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Friday, January 7, 2011

Facebook = the air we breathe? / Etherpad

Teaching a colleague's English class as a substitute, so I'm using Etherpad as a collaborative writing tool (details later in this post). When they go to read and comment on each other's work, they need to send the URL for the pad where their work is stored. To do this, they simply send the URL via Facebook. One pupil is not logged on to Facebook, so the others tell him to do so and then they wait for him. They also ask why he isn't logged on, since this seems strange to them. He points out that he is at school, in class and actually working, but this doesn't cut it with his fellow 17 year-olds. The conclusion seems to be that he's a bit odd or that he's trying hard to project a certain image.

Now, my school has an LMS with a perfectly adequate message system and they are likely all logged on here, but it doesn't even occur to them to use such a tool for a practical purpose. Waiting for their classmate to log on to Facebook rather than just send him a message via the LMS is particularly telling. Facebook is the air we breathe; anything to do with school is by definition not relevant for actually doing something.

For anyone interested, here is how I was working with Etherpad:

Since I was a substitute, I didn't have access to the class pages in our LMS, so I needed some easy, free-access web resource. Etherpad seems to have closed, but lots of people are hosting pads that are freely accessible. I like to use PiratePad, mostly 'cause I adore the frog with the eyepatch on the opening page. Maybe it gives me some cred, using a site with the word 'pirate' in it, but I don't know. (Skinny, balding, forty-something white guys probably shouldn't even try to be cool.)

Pupils pair up and write text, preferably tightly defined. (On this day, we had been examining globally available English-language cable channels and had spent some time on Al-Jazeera English. The pupils were to write a letter to the editor addressing some of Al-Jazeera's more controversial practices.) Once a text has been written, the pair send their text to another pair and read the text of a third pair. They can make corrections, suggestions and comments in the text and in the separate chat that goes with each text. A certain amount of F2F also occurs - as a teacher I find this fine to encourage, but having to write comments down also makes them more serious and structured and improves the oral discussion. Having the authors nearby helps keep the written comments polite.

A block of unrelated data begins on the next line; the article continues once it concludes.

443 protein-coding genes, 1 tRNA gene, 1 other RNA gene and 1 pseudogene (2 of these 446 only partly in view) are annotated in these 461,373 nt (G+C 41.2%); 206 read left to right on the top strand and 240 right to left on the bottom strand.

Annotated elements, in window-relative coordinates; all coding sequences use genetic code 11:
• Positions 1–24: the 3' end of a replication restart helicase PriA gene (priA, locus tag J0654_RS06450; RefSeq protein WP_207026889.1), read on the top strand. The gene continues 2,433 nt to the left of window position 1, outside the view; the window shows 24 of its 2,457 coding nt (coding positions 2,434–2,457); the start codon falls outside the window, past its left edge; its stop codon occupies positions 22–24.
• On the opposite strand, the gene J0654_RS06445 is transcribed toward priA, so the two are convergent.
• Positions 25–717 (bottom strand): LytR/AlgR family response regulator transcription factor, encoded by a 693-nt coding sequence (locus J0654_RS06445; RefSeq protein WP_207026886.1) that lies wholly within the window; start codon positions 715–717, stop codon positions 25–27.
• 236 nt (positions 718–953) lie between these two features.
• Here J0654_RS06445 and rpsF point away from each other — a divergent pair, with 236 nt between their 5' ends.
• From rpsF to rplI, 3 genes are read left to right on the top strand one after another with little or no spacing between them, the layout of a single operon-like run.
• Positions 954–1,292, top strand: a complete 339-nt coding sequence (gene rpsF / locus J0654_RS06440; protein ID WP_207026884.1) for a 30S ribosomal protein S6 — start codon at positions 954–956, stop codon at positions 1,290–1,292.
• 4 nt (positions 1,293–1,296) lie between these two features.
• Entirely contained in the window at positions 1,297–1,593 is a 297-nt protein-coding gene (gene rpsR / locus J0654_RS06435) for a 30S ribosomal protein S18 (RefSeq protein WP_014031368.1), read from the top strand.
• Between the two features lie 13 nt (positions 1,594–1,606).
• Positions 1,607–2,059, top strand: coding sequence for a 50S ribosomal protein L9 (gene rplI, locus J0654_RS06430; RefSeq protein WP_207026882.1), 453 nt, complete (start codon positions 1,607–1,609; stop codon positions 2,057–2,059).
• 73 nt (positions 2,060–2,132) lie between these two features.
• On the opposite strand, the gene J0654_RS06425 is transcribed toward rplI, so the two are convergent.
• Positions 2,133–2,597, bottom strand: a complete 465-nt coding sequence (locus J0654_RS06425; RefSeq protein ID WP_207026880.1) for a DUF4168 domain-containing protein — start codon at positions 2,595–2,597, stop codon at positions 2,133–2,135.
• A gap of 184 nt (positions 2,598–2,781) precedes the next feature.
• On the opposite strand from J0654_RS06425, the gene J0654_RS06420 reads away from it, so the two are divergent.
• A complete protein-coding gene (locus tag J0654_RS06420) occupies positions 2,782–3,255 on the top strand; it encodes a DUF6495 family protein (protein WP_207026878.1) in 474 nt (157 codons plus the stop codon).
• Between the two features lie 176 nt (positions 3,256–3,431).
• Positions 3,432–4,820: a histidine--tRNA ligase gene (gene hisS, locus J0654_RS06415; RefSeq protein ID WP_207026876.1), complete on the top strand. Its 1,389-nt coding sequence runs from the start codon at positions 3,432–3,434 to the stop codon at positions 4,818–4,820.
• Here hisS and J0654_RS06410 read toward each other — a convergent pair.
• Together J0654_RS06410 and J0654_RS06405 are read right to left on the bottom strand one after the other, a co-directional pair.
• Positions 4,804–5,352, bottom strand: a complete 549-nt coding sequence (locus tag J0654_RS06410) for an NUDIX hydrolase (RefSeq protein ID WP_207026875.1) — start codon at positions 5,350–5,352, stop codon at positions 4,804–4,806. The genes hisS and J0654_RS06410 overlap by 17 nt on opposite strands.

I then get them to send their text to a new pair for a new evaluation, so that each pair evaluates two other texts and gets two evaluations on the text that they produced. One can just stop there, or revise the texts based on the feedback. They can then be submitted to the teacher or used in some other way. I'm using a longer-term version of this in French class for texts that will eventually be used on a web-site.

If you're a teacher and haven't used Etherpad, I do recommend you try it. Easy to use and quite powerful.

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